Radu Jude’s satirical critiques of his country have been situated both in the present (The Unhappiest Girl in the World) and the past (Aferim!), while marking the fact that some unfortunate traits never go away. His latest is a dazzlingly dialectical and daring comedy that skilfully brings past and present together and again challenges Jude’s compatriots to face up to the more unsavoury aspects of their history.
Premiering in Competition in Karlovy Vary, the film concerns a modern-day re-enactment of the Odessa massacre, the Romanian army’s slaughter of Jews and gypsies on the Eastern Front in WWII. A complex treatment of a mostly unfamiliar historical event may limit commercial potential, though prizes beckon and festivals will no doubt be lining up to receive it.
Following some bombastic archive newsreel praising Romania’s liberation of Odessa from the “Red Terror” in 1941, Jude’s lead actress Ioana Iocob introduces herself – straight to camera – in a breezily Brechtian moment in which she signals that race, ethnicity and religion will be integral to what follows.
Iocob then invites the audience to “enjoy the film,” before peeling off into her character, Mariana Marin, a director who is preparing a large-scale, open-air public performance, commissioned by the city council. Her brief appears to be a celebration of the Romanian victory on the Eastern Front; but she has other plans – to re-enact the massacre that followed the Odessa siege, the tip of the iceberg of the Romanian Holocaust.
And the villain of her “political and educative endeavour” is no Russian, but the source of the film’s pompously evil title: Ion Antonescu, the Romanian prime minister who presided over the genocide.
Her task is not going to be easy. As Mariana gets embroiled with rebellious extras – who rile at what they perceive to be her anti-Romanian sentiments – and the local bureaucrat, Movilă (Alexandru Dabija), who is charged with keeping her on message, she becomes ever more embattled and impassioned.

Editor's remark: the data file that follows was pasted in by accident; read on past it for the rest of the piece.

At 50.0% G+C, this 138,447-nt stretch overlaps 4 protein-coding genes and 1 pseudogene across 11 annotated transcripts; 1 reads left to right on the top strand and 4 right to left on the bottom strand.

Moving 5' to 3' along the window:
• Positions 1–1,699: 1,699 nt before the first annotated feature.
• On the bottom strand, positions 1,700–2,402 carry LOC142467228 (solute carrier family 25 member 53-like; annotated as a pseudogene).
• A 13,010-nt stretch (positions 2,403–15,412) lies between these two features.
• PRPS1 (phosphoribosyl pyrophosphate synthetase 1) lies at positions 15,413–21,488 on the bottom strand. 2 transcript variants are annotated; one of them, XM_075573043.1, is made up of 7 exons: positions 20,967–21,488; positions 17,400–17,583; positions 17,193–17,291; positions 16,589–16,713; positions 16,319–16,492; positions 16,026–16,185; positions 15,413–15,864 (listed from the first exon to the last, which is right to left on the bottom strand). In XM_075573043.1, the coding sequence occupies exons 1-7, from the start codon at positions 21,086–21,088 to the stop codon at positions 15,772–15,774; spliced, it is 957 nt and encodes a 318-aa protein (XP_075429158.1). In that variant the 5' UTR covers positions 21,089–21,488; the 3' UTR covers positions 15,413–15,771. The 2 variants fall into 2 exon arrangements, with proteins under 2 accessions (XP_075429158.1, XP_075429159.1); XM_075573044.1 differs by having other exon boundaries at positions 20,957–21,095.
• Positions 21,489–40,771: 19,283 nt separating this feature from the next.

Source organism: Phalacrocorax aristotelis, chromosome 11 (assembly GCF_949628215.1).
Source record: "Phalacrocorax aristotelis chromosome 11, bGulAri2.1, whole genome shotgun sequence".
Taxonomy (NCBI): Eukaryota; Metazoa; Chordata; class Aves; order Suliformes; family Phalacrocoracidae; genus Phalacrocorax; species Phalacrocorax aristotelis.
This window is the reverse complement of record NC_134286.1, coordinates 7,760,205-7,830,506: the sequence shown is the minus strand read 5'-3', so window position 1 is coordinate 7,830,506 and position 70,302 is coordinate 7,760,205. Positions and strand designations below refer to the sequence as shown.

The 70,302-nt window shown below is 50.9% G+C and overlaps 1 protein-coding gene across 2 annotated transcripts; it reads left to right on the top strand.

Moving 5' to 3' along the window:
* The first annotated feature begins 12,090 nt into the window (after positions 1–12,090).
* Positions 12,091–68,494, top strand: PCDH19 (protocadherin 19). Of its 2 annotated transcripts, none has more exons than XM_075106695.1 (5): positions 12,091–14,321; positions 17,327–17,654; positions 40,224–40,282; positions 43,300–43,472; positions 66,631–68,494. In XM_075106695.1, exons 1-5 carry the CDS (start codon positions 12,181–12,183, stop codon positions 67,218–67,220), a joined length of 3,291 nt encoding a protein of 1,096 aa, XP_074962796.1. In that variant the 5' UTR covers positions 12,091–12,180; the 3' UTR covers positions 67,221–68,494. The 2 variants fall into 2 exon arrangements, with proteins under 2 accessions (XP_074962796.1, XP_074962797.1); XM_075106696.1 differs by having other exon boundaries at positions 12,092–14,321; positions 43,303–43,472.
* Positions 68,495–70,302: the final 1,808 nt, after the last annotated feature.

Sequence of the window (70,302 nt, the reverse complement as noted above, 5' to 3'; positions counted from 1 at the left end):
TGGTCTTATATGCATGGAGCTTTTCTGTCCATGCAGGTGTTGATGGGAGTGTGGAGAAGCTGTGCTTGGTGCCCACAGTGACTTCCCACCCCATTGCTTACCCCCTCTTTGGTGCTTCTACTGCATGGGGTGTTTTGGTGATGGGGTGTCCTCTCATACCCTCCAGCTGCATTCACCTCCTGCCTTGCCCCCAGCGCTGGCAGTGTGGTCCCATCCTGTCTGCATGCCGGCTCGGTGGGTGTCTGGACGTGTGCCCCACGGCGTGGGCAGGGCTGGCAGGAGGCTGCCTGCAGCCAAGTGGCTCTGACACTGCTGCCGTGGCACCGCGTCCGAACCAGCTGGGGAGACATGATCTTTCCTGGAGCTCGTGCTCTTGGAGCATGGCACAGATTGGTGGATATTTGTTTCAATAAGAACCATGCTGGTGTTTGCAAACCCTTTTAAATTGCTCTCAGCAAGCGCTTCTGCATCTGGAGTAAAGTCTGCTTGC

To Mariana, every challenge is answered with political and philosophical debate, as she references Marx, Wittgenstein, innumerable historians and, in particular, Hannah Arendt, the German-born philosopher who spoke so poignantly of the German Holocaust. At times she reads out cherished texts at length, again breaking the fourth wall and enriching the film with ideas. Similarly, her verbal jousts with Movilă – an intelligent, witty and not unsympathetic adversary – lend a dialectical weight to proceedings.
Lest that sound too heavy – and the film’s agenda is deadly serious – Jude is extremely adept at sweetening the pill. As Mariana quotes Marx’s famous adage that history repeats itself, “first as tragedy, then as farce,” she could be asserting an essential understanding in Jude’s cinema. As he showed in Aferim! he’s unafraid to mine the comedy in horror.
Here, he mixes it up with mouth-watering dexterity. When Mariana instructs one of her older extras, “Show me how you’d die if someone set you on fire,” it leads to an array of over-the-top death throes; insisting that she wants authenticity, one wryly counters, “Like Ceausescu’s wife at the trial.” A cast member will decline to shout “Heil Hitler” because he fears laryngitis. Others dance with their rifles to Boney M. Imploring Mariana to simply stage “something nice to please the rabble,” Movilă outrageously reminds her that with Schindler’s List Spielberg won a hatful of Oscars for showing a single German saving Jews.
Played with engaging vim and intelligence by Iocob, an experienced theatre actress in her first leading film role, Mariana will not be budged from her course. And there are moments in which Jude quietly underlines why: a photograph of a hanging, over which the camera lingers for an age; another still, of people lying dead in a city street; a silent film of a wartime execution and mass grave, playing as Mariana has a needless discussion about sound effects.
And then there’s Mariana’s show itself, filmed with a rough immediacy, and Jude’s acknowledgement of his own uphill battle – his fictional crowd greeting the slaughter with selfies and smiles.
This review first appeared in Screen Daily